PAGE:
Chris Grayling last week announced that companies should “hire a hoodie” to tackle the UK jobs crisis. The employment minister wants bosses to prioritise local youths who look “unwilling to work” over Eastern Europeans.
Amid the cries of positive discrimination and unfortunate comparisons to Gordon Brown’s infamous “British Jobs for British Workers” pledge, Grayling has put undue pressure on employers. He’s placing the responsibility for creating a skilled workforce and solving the country’s future economic challenges solely in the laps of businesses.
Don’t get me wrong: I’m a huge advocate of apprenticeships and I’m proud that I have taken people into my business and helped develop them into talented and skilled individuals. However, all of the people I’ve employed – from apprentices through to 90-odd-year-olds – have one thing in common: motivation.
Grayling says that “surly young men can be turned into excited and motivated young employees”. But his comments miss the point that preparing kids for the workplace has to start from day one – not from when they are given their first job.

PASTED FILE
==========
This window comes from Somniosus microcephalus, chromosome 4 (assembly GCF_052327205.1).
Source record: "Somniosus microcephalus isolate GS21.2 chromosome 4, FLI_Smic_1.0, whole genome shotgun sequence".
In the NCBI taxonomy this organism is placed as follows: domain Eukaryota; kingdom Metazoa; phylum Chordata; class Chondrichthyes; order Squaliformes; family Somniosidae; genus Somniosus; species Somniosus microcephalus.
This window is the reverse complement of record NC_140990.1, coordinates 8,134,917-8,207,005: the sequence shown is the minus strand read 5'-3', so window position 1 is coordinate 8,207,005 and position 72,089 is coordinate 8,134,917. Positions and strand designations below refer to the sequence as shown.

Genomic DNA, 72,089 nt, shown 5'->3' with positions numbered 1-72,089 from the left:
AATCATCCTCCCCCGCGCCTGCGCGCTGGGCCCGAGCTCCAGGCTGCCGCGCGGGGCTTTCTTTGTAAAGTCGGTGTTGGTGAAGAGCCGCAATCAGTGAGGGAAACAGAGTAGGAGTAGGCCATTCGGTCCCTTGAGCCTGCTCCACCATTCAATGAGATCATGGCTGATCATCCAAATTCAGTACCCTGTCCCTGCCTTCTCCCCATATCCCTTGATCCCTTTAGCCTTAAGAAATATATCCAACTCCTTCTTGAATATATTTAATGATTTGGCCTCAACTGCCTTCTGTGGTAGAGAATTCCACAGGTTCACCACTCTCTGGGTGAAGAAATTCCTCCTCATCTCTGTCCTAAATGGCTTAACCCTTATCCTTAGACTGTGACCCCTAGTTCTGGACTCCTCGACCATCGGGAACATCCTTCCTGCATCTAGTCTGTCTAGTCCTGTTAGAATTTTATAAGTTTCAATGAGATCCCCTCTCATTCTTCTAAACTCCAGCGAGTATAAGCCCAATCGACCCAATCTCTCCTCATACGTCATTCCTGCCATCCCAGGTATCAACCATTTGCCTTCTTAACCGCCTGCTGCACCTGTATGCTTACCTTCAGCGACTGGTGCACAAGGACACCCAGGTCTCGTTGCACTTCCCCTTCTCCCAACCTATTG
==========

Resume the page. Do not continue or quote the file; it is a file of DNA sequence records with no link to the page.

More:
Parents, schools, colleges, career advisers and Jobcentre staff all have a role to play before these guys even consider filling in a job application. Making sure “surly young men” understand the benefits (no pun intended) of having a career is a “hearts and minds” job that should not just be given to employers.
We can help by offering work-experience schemes and supporting, as I do, causes such as The Prince’s Trust. But we certainly can’t do it all.
Grayling’s comments about local recruits versus “older and more experienced workers from Eastern European” also reignited the nationalistic debate over where our workforce should come from.
I don’t care if someone is from Brixton, Beirut or Belgrade. If they can turn up on time, show passion for the job and be willing to constantly improve themselves, they’ve got a good chance of getting a job with me.
There’s a fine line between doing what is deemed “right” for the country’s long-term future and being able to keep a business running.
As much as I’d like to believe in Grayling’s ideal-world scenario, sending me broke ain’t going to help the economy.
Charlie Mullins grew up on an estate in South London and left school with no qualifications. He started Pimlico Plumbers in 1979, after completing a four-year plumbing apprenticeship. The company employs 150 professional plumbers and turns over more than £16m a year.
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